Small but perfectly proportioned, the church is now in the care of the Churches Conservation Trust. A beautiful fourteenth-century interior with a south aisle but none on the north. Empty of all but a few pews, it gives a glimpse of how an early medieval church may have looked. Unusually narrow tower with a slender spire.
: A large church for a small village with an impressive memorial to the son of Lord Gorges, Surveyor and Superintendent General for the draining of the Great Fen. There is also medieval graffiti on some of the north pillars.
An unusual triple-gabled west front was built in the 1840s when the dilapidated medieval tower was demolished. The outer walls of the nave are also nineteenth-century but inside is still largely medieval. The north arcade is Norman and the south Early English. Early twelfth-century is the splendid chancel arch and the chancel east wall has lancet windows. There is an Anglo-Saxon effigy of a priest.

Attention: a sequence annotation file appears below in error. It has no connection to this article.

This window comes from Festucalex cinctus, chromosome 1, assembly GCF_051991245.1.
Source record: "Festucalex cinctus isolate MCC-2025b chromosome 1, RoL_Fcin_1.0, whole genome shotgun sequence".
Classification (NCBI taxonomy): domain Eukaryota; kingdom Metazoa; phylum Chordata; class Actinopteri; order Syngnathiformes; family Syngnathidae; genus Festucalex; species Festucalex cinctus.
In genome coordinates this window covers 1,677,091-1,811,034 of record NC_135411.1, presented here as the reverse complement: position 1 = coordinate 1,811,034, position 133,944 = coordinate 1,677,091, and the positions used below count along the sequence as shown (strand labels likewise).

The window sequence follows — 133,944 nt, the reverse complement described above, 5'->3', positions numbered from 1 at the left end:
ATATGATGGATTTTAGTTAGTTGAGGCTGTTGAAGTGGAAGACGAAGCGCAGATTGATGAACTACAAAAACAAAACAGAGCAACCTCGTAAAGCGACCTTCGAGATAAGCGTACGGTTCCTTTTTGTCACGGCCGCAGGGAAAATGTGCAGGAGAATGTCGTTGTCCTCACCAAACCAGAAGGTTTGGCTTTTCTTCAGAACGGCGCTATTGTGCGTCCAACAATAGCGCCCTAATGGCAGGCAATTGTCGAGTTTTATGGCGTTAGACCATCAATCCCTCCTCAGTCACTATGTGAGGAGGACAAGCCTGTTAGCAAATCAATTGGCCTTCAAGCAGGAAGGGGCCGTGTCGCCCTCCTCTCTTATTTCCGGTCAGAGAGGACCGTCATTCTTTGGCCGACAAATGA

St. Andrews is a late 14th century architectural masterpiece. Built by Bishops Barnet and Arundel of Ely, their coats of arms may decorate the vault of the south porch. Sutton is dominated by the 4 stage Perpendicular tower culminating in a double octagon belfry reminiscent of Ely Cathedral. The embattled south façade is faced with fine Barnack limestone punctuated by a two storey stone porch.
Both the chancel and nave are linked with blank arcading around the tall Decorated windows. The internal arcade is made up of tall lozenge shaped piers producing the illusion of great height. The south aisle is dominated by an unusual Decorated piscina with a large niche above containing a badly damaged statue of the Virgin. Again there may be a strong Ely influence with ogee arches referencing the Lady Chapel.
The tower has a broach spire. There is also a small praying figure in a niche with, below it, and inscription in French asking for prayers. Inside, the arcades are Early English in style but with round arches. In the chancel are stalls, two of which have late-medieval poppy-heads. The Rood Screen is also late-medieval. Fine glass in the east window. Not far from here was found the Water Newton Treasure, now in the British Museum, containing some of the oldest surviving Christian gold and silver objects.
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